Browse Publications Technical Papers 2007-01-4130

Fuel Stratification for Low-Load HCCI Combustion: Performance & Fuel-PLIF Measurements 2007-01-4130

Fuel stratification has been investigated as a means of improving the low-load combustion efficiency in an HCCI engine. Several stratification techniques were examined: different GDI injectors, increased swirl, and changes in injection pressure, to determine which parameters are effective for improving the combustion efficiency while maintaining NOx emissions below U.S. 2010 limits. Performance and emission measurements were obtained in an all-metal engine. Corresponding fuel distribution measurements were made with fuel PLIF imaging in a matching optically accessible engine. The fuel used was iso-octane, which is a good surrogate for gasoline.
For an idle fueling rate (ϕ = 0.12), combustion efficiency was improved substantially, from 64% to 89% at the NOx limit, using delayed fuel injection with a hollow-cone injector at an injection pressure of 120 bar. Relative to this base case, changing to an 8-hole injector provided the single largest improvement, increasing combustion efficiency to 92%. The effects of swirl varied with injector type, but increased injection pressure was beneficial for both injectors. The highest combustion efficiency of 92.5% at the NOx limit was achieved with the 8-hole injector and an injection pressure of 170 bar, with low swirl.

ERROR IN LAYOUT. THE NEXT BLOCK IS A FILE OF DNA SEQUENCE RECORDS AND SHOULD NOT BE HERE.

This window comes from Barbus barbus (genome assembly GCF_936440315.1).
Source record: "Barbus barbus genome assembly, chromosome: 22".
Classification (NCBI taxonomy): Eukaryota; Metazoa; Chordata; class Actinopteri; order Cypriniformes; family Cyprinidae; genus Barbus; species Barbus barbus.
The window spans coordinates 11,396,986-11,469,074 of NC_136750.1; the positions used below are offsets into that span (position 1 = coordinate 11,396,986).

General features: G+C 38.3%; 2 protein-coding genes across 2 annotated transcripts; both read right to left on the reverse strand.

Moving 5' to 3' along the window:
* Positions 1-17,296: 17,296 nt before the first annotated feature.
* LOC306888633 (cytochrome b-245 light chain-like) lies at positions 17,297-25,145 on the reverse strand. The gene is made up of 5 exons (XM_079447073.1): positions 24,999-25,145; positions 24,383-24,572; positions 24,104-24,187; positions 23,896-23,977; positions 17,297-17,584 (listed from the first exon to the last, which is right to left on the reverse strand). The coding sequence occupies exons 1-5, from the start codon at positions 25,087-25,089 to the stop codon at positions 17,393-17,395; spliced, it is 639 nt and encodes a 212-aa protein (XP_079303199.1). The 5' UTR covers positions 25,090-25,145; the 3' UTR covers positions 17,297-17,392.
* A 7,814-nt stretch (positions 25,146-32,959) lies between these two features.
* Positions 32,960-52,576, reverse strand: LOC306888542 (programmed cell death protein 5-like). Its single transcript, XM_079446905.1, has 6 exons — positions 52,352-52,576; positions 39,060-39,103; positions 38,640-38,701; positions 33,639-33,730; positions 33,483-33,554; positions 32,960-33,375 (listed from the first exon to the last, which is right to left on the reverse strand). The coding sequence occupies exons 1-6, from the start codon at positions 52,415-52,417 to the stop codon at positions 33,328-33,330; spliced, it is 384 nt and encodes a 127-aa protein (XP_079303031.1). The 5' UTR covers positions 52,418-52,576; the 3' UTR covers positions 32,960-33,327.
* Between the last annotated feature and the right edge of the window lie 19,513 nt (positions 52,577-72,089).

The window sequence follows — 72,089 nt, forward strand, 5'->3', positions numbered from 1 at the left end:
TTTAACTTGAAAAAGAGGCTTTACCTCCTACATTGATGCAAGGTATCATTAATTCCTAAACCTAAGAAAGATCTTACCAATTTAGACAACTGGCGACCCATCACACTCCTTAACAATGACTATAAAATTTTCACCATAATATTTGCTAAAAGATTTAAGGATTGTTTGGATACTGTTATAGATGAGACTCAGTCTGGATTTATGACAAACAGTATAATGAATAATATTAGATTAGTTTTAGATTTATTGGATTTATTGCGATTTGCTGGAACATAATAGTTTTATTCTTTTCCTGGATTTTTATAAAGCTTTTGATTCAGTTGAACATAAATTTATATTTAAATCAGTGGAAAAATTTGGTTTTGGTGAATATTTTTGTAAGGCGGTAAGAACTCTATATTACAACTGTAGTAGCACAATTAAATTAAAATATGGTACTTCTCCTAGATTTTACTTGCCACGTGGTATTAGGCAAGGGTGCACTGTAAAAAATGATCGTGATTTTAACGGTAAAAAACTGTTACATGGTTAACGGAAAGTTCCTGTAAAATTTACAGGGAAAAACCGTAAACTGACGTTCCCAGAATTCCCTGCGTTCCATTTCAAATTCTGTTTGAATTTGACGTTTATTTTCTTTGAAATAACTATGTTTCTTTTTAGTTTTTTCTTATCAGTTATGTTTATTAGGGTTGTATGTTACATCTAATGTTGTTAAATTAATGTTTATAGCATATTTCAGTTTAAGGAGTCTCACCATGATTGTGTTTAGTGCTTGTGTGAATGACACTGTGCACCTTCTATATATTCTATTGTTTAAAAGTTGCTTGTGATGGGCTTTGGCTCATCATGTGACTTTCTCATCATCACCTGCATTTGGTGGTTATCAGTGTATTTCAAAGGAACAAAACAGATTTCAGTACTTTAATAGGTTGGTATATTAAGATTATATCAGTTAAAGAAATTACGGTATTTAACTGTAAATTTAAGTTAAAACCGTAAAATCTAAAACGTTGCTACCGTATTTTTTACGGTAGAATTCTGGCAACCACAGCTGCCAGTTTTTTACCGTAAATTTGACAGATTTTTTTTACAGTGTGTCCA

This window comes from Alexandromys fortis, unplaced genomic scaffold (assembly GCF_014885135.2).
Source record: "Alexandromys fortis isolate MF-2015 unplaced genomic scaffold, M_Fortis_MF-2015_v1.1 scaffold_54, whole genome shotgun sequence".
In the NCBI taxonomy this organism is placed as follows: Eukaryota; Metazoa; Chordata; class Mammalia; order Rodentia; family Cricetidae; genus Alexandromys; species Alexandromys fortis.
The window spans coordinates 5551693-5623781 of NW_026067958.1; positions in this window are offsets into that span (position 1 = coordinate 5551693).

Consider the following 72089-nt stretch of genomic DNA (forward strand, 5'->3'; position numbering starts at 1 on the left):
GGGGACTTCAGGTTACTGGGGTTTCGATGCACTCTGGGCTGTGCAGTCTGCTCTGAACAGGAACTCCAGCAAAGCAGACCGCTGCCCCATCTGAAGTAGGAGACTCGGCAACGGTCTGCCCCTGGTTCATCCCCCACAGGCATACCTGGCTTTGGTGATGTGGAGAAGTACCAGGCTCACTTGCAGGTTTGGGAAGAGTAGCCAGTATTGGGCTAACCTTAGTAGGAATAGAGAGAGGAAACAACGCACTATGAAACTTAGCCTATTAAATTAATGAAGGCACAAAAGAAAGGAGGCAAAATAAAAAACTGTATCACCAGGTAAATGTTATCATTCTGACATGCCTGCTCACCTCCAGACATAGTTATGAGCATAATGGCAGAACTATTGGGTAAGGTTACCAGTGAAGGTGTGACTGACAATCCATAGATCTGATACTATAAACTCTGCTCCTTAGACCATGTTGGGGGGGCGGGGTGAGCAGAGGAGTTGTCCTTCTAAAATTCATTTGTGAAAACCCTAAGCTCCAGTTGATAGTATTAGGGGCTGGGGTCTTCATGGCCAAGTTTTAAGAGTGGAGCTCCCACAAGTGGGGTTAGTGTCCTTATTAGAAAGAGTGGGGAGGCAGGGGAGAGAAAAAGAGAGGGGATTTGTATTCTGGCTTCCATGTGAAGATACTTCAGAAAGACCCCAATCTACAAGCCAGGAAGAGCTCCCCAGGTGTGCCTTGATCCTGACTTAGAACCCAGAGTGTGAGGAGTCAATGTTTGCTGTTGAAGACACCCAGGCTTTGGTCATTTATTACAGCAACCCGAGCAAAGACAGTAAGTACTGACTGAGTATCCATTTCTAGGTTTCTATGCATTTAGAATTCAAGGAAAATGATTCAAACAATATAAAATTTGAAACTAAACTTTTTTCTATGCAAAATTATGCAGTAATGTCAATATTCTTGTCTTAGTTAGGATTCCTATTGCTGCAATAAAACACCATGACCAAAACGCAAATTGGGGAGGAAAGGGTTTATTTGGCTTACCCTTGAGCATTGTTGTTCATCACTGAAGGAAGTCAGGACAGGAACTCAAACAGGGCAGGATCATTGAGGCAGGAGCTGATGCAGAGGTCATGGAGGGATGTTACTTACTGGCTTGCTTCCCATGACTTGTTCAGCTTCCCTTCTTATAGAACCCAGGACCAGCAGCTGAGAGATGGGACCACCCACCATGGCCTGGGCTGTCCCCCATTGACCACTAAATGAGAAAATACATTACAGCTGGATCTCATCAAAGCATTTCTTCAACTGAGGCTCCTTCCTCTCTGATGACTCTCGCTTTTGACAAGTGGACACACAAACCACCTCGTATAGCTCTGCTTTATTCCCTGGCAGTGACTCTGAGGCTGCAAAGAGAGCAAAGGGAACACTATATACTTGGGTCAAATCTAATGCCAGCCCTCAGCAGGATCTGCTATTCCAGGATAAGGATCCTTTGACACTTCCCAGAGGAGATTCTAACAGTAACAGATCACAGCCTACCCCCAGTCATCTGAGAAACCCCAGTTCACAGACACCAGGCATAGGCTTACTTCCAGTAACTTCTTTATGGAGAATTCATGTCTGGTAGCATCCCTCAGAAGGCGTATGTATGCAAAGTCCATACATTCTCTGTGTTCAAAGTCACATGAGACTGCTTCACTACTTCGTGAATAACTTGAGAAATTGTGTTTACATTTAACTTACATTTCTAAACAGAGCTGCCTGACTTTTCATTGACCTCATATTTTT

Quantitative fuel-distribution maps derived from the PLIF images showed good agreement with the combustion-efficiency and NOx-emission measurements in the metal engine. The images showed that at the NOx limit, fuel distributions and maximum equivalence ratios (ϕ) are similar for the two injectors, with delayed injection producing a single large fuel pocket. Fuel-mass histograms suggest that the 8-hole injector improved the combustion-efficiency at the NOx limit by reducing the fraction of low-ϕ regions, but a wider field of view is required to fully confirm this. The images also show that increased swirl inhibited the mixing of fuel into the center of the combustion chamber, explaining the slower mixing rates observed in the metal engine. A general finding is that the combustion-efficiency/NOx tradeoff improves when fuel can be injected as late as possible with acceptable levels of NOx. Therefore, techniques that provide even faster mixing have the potential for further improvements.


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